Pink Slime, ADHD Red and Cancer Yellow: Why We Still Need to Raise Hell About What’s in Our Food
In a recent article on GOOD, Sarah Parsons argues that although the present upheaval over pink slime caused a slew of schools, supermarkets and meat companies to declare they will not longer use the stuff, there is still much to be done to make our everyday food items safe for consumption.
The concern over the slime’s toxicity first went viral after celebrity chef Jamie Oliver urged McDonald’s to eliminate the ammonia-washed food additive from its meat. The giant fast food chain agreed to do so, prompting Burger King and Taco Bell to do the same. From there, an all out war on pink slime was engaged by consumers who signed petitions, wrote letters and made phone calls in an attempt to rid any traces of the slime from meat factories and ultimately from ending up on our plates.
The public’s overwhelming response was so powerful that no circus acts of Congress were needed to make something happen. But what about all the other toxic chemicals that are added to our food such as Red 40, Yellow 5 and Yellow 6? Parsons points out that “these synthetic colors and others””of which food producers use about 15 million pounds every year””have been linked to hyperactivity in kids, cancers, and allergic reactions. The FDA refuses to regulate Big Meat’s use of antibiotics in food animals, despite the fact that the practice has been linked to a spike in drug-resistant diseases like MRSA. In fact, the meat industry continues to feed its animals about 29 million pounds of antibiotics every year””about 80 percent of America’s total antibiotic use. Endocrine-disrupting chemicals like bisphenol-A (BPA) and phthalates””which studies link to cancers, obesity, diabetes, and other health problems even at low doses””are continually used in all sorts of food packaging. And these three prevalent issues are just the tip of the industrial food iceberg.”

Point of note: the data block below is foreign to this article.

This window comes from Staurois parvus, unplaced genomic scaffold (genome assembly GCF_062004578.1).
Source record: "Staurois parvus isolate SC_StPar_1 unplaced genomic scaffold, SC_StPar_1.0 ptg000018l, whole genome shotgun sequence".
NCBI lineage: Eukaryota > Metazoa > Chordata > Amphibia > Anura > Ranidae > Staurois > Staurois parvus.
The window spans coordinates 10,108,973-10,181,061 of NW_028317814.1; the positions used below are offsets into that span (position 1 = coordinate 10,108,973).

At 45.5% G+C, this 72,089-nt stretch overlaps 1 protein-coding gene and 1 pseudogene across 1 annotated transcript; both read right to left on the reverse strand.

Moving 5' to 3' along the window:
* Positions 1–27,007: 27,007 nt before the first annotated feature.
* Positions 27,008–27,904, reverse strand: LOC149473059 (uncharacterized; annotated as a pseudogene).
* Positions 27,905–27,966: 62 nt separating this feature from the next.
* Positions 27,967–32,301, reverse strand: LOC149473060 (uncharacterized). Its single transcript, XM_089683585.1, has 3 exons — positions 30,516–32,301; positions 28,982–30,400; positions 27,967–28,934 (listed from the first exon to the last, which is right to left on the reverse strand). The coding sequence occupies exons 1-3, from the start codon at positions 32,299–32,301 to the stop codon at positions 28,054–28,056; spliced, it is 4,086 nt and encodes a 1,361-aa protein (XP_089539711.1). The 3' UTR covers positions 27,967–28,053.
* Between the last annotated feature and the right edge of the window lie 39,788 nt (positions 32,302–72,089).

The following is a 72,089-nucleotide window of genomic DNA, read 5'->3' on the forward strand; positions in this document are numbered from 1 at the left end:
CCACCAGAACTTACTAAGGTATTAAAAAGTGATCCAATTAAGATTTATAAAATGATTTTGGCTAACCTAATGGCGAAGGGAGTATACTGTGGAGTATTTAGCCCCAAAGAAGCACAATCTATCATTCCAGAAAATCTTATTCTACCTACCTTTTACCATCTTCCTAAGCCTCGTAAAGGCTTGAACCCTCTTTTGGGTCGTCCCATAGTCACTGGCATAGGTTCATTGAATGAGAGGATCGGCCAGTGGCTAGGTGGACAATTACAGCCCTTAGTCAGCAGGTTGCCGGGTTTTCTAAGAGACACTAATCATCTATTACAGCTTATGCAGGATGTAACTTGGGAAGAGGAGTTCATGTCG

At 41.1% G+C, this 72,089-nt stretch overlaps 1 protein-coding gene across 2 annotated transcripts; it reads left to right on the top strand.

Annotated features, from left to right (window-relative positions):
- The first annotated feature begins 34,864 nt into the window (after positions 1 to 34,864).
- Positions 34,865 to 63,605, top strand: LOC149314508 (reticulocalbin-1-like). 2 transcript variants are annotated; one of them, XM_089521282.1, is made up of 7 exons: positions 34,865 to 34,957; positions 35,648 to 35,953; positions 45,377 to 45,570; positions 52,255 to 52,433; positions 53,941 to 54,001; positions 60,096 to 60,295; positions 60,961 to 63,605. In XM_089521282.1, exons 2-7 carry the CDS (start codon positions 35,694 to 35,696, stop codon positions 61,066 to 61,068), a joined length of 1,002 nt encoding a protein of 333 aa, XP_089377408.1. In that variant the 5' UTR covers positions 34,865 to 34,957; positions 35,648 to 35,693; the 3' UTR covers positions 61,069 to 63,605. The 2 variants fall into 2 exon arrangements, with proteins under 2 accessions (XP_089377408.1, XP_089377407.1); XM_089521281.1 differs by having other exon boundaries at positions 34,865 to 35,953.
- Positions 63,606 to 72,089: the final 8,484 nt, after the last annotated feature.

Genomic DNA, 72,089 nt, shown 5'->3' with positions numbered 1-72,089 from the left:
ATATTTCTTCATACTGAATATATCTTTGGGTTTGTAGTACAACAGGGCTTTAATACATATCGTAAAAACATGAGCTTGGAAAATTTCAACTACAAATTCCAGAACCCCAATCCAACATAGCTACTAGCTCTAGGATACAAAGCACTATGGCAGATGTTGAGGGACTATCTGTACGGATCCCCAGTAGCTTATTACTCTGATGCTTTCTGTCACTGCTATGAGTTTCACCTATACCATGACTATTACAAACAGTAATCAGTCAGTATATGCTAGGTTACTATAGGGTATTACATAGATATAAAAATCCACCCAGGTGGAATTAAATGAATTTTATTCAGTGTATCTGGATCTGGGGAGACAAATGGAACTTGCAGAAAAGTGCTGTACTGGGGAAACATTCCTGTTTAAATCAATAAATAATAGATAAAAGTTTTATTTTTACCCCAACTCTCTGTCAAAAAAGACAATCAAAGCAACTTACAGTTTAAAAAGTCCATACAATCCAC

Parsons goes on to say we (the consumer) should “Let pink slime guide the way,” and that we should ” start referring to Red 40 as ‘ADHD Red,’ and Yellow 5 and 6 as ‘Cancer Yellow’.” Shock value may be the only way to get people on board and the government and the large companies to listen. Sensationalism can be detrimental to a society, or it can work to mobilize an important cause that might otherwise be ignored. In this case, the public’s health is being jeopardized, so that big business can cut back on spending — money in exchange for life. A sickening thought, but one that is very real and should, indeed, shock the hell out of us.
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